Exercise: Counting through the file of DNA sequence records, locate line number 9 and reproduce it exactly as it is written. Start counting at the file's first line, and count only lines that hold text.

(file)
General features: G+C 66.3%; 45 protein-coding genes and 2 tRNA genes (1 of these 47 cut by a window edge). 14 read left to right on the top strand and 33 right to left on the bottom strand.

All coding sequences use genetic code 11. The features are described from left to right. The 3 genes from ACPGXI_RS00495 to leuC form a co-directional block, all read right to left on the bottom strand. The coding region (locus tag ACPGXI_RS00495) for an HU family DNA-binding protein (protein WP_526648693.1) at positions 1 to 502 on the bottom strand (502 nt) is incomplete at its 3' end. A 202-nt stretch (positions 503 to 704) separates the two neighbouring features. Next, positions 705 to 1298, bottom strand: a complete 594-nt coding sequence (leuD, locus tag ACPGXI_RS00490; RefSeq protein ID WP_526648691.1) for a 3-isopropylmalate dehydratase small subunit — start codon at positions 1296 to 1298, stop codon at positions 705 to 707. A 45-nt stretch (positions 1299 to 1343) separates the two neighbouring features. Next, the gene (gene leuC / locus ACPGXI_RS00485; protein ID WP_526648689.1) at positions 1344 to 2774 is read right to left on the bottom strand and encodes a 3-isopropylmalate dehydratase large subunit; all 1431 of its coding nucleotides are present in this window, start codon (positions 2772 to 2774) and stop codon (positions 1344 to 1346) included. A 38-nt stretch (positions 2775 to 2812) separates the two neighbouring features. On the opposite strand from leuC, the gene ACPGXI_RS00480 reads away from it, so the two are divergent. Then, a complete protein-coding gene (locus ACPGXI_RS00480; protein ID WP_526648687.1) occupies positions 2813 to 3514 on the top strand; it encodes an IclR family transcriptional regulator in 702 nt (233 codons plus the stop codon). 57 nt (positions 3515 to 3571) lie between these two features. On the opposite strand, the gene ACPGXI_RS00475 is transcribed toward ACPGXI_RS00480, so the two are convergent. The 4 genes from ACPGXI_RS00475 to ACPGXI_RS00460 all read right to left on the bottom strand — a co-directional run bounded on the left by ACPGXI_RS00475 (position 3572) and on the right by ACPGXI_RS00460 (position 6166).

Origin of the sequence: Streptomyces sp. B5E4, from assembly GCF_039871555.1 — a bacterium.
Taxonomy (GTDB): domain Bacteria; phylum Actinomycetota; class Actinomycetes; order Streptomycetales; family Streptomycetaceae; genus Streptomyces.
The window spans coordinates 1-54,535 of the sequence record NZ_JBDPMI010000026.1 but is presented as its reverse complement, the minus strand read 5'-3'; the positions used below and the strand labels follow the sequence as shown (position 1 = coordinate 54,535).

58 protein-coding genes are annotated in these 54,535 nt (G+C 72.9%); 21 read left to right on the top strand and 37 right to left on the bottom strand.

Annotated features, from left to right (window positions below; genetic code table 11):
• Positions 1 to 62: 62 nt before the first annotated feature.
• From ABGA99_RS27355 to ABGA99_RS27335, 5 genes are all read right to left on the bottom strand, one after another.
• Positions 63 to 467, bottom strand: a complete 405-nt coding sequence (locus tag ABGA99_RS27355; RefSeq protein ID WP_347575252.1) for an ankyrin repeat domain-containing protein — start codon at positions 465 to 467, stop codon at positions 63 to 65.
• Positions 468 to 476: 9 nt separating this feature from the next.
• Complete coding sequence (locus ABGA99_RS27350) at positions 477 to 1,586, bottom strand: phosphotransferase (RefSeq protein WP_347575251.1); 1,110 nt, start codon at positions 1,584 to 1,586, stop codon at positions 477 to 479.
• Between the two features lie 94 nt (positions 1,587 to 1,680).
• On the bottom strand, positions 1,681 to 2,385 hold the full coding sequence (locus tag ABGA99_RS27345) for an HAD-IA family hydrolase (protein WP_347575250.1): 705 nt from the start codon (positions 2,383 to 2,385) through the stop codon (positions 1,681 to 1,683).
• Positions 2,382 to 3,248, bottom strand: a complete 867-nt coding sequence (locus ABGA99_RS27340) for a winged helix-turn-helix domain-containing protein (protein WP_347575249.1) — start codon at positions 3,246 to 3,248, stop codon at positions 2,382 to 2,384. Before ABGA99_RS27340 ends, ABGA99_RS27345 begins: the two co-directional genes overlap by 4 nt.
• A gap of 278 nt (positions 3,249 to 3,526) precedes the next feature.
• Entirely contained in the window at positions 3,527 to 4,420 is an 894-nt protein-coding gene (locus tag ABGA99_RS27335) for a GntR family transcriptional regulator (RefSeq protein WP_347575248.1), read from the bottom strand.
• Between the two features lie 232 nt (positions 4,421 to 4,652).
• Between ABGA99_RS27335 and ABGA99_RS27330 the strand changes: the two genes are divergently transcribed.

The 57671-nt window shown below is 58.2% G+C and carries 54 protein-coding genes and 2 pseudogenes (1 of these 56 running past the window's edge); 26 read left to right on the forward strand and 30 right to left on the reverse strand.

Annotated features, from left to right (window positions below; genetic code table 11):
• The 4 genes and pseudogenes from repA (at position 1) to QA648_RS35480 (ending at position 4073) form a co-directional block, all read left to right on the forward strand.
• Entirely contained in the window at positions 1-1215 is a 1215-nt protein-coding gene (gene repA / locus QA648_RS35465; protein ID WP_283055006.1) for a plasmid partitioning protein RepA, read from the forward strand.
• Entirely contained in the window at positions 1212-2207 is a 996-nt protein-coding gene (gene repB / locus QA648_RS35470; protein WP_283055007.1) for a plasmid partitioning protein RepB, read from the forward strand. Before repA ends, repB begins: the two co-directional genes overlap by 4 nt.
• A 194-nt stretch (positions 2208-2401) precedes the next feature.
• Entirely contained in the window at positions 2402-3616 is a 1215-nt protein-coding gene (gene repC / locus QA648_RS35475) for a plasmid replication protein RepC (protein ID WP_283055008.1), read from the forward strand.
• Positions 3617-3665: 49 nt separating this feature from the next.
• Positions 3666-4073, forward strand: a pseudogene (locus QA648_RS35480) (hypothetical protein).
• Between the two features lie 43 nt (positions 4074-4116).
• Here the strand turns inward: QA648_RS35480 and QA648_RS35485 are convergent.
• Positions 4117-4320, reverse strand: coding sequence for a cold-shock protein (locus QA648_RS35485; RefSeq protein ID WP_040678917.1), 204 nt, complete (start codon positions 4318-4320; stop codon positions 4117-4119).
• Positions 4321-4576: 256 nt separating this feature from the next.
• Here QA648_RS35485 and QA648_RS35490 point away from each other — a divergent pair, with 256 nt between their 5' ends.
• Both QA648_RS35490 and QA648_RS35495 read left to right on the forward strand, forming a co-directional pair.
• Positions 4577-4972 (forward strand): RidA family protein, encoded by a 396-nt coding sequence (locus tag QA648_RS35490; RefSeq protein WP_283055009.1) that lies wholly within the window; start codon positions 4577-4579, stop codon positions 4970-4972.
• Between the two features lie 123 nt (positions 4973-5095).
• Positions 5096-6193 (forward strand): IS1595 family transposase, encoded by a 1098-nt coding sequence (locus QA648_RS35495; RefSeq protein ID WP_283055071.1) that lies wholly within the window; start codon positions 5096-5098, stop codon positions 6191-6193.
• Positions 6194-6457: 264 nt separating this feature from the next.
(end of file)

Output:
• From ABGA99_RS27355 to ABGA99_RS27335, 5 genes are all read right to left on the bottom strand, one after another.